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“Windows of faith” article features new windows by Emil Frei & Associates in Oklahoma

By Shana Adkisson

Reprinted from August 19, 2012 in The Norman Transcript

NORMAN — When Father Thomas J. Boyer looks at the stained-glass windows recently installed at Saint Mark the Evangelist Catholic Church, he admits it’s hard to look away.

Earlier last week, William Frank and Aaron Frei, associates from Emil Frei Associates of St. Louis, Mo., were at the church to install the windows.

“I feel grateful to the donors, to the people that stepped up and said, ‘Yes, we will do this,” Boyer said.

Each window, which cost about $5,000, is made of mouth-blown glass. Money for the project came within the church, Boyer said. Each donor will receive a piece of Plexiglas with their window on it.

“When Father Boyer approached us, his basic idea was to have Prophets on one side and Apostles on the other side. In the manner in which that was done was entirely up to us,” said Frank, who designed the windows.

Boyer said that he chose Emil Frei Associates because their reputation is unmatched.

“I grew up with their windows. The church where I was baptized in had Frei windows. I think when you grow up surrounded by beauty, you know it when you see it,” Boyer said.

Founded in 1898 by Aaron’s great-great grandfather, Emil, the company has installed windows at the National Cathedral in Washington, D.C., and at St. Luke’s Methodist Church in downtown Oklahoma City.

“Everything we do is about light. Generally, the ideal way of seeing stained-glass is to have it lit on just one side. Anytime you have it lit on both sides, you lose some information,” Frank said. “In this case we went with a very deep palette for a number of reasons. One is the strong sunlight, this chapel faces south. Especially in the winter, there will be a lot of sunlight. Two, when you use a deeper palette, you can get the wider range of colors.”

The chapel is generally used by the church for daily mass and Eucharistic adoration.

“It is an intimate setting, so the idea of the windows was to have them maintain interest over a long period of time. They are fairly intricate. While they represent people, we have not labeled them, they are labeled but not with words, but with a symbol and scripture,” Frank said.

Even though all the images in the windows are not the same, each is of Prophets or Apostles gesturing.

“The reason to have them gesture is the conversation with one another and the worshiper,” Frank said. “Through the day, with the changing of the light, you can see different things.”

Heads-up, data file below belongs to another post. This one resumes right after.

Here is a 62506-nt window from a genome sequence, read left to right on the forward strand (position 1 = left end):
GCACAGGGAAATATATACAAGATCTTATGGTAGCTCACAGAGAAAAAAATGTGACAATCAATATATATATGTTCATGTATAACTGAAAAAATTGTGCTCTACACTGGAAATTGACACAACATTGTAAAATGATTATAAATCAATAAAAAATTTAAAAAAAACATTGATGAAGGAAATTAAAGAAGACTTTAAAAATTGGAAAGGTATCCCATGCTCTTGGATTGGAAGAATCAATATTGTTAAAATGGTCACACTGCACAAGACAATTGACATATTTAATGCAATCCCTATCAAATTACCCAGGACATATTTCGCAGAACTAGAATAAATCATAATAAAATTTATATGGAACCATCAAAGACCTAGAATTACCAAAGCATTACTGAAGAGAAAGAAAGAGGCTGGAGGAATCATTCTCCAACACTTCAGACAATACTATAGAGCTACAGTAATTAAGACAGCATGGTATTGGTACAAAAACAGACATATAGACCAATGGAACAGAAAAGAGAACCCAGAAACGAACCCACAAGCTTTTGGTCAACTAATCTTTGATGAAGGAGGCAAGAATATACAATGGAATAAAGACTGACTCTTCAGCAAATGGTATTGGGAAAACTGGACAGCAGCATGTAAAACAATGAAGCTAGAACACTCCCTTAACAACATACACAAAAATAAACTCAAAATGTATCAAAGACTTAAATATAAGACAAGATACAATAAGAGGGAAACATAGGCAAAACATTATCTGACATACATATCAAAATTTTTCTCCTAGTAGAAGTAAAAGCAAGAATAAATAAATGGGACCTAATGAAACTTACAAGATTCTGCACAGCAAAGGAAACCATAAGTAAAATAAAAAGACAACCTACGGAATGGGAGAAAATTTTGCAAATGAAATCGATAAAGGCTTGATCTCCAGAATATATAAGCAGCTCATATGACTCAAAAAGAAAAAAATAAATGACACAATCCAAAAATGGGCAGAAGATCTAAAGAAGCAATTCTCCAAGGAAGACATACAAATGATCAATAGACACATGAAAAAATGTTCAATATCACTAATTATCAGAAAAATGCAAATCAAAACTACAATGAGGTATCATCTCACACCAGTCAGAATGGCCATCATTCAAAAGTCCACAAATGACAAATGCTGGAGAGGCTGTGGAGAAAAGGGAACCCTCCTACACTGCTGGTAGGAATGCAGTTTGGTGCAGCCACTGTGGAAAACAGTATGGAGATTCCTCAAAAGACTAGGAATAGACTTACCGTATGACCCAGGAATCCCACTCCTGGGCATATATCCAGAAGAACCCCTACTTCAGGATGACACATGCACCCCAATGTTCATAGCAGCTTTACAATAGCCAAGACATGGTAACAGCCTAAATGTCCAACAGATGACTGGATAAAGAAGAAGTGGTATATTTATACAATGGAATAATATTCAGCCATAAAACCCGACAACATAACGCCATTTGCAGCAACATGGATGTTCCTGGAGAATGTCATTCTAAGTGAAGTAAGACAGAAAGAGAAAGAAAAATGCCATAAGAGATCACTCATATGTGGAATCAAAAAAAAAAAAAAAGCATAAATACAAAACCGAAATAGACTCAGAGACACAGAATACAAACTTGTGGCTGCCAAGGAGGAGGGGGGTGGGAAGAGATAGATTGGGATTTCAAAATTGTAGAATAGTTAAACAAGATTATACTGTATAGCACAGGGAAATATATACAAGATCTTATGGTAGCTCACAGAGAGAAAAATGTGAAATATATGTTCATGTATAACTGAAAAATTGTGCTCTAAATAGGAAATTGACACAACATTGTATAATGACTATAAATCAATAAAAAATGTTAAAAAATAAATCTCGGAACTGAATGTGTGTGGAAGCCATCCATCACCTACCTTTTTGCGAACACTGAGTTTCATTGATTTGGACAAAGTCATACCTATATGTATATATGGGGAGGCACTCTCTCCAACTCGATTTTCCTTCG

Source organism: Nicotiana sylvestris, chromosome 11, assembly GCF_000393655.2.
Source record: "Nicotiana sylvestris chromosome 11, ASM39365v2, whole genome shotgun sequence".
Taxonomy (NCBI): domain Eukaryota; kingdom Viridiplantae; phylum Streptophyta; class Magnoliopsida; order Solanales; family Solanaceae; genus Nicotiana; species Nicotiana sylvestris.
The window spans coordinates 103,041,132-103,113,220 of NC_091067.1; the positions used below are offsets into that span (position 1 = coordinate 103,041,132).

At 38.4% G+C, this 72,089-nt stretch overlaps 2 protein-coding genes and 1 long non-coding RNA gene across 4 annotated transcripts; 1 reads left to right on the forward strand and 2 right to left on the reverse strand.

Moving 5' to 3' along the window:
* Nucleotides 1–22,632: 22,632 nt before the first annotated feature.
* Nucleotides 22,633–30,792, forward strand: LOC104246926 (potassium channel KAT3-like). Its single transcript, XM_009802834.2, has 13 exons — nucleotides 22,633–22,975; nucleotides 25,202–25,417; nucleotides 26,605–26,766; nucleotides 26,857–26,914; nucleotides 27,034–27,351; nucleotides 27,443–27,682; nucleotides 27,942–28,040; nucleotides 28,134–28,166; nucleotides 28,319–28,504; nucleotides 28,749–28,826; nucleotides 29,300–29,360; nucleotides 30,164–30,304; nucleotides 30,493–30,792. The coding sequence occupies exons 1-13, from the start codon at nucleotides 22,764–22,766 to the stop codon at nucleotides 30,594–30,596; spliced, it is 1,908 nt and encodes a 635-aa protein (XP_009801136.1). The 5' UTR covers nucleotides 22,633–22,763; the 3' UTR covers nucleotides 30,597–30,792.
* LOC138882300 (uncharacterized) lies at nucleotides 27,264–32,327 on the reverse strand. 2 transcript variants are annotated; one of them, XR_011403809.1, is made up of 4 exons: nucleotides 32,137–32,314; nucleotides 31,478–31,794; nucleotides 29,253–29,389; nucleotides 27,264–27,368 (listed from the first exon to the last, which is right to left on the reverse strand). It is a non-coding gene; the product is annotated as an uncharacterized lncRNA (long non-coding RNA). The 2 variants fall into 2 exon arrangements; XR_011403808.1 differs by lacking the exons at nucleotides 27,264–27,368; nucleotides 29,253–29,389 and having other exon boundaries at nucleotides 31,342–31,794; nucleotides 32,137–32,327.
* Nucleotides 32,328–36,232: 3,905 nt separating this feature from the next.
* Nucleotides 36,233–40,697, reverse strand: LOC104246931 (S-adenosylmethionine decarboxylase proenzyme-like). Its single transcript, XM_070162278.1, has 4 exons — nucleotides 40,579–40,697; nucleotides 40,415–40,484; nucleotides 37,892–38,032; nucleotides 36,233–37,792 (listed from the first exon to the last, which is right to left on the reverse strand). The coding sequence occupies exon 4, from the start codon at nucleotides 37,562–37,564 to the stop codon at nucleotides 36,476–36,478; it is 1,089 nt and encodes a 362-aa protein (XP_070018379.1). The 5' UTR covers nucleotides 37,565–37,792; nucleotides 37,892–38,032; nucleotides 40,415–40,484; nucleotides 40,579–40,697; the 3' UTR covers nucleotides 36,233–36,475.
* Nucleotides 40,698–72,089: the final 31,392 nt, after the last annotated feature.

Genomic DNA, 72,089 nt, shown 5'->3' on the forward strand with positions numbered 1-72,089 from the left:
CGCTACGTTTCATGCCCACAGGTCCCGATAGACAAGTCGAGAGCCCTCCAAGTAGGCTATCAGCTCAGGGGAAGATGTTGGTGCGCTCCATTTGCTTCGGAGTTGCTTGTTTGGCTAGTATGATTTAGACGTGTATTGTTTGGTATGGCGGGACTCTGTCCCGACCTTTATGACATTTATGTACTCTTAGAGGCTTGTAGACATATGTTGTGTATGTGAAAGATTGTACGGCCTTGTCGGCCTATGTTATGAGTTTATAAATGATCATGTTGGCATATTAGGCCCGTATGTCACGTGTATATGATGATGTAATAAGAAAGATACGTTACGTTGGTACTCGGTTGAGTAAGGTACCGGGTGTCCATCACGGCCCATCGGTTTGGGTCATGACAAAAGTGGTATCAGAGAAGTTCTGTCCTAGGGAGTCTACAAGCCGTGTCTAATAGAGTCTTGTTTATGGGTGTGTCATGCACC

Frei, part of a fifth generation to work for the company, said the windows will last a lifetime.

“It’s a great feeling. You grow up with this, so at first you take it for granted. As you grow older, you get wiser, and you start to realize how special it is,” Frei said.

Even though he admits it sounds cliché, Frei said that he hopes whoever sees the windows finds inspiration.

“And not just for the beauty, because they are beautiful, but they have content to them and they have symbolism to them. We hope on some level, that they serve their level as a sacred art and will lead believers closer to God,” Frei said.

Designing and constructing the windows took about a year.

“When I work on the project, I see one section at a time. I can put them up in a window, but to get the whole effect, you can’t have it until you are at the actual site. In a sense what we do is work on a bunch of parts. It’s really exciting. It’s a surprise, we don’t know what we are getting. We have a better idea than probably anybody, but still we are surprised. It’s a complicated medium. We will always still be learning,” Frank said. “It’s tricky when you are dealing with light, the quality of the sun is hard to predict. We do have a lot of experience in it so there are a lot of known quantities. I think a lot of what we do is successful because that experience has been passed on from generation to generation in the business.”

Boyer, said he got the idea for the windows one day while he was praying inside the chapel and realized there were 12 windows.

“I thought, this ought to be the Apostle’s Chapel,” Boyer said.

But then, Boyer had to come up with an idea of what to do with the other side of the chapel.

“Coming together of the Old Testament and the New Testament in this space is a beautiful example of what Christ is,” Boyer said. “Aaron and I had fun dialoguing about which Prophets to choose because there are far more than 10. Finally, I gave way to his suggestion and that’s when the selection was Will’s, actually.”

Shana Adkisson 366-3544 sadkisson@normantranscript.com

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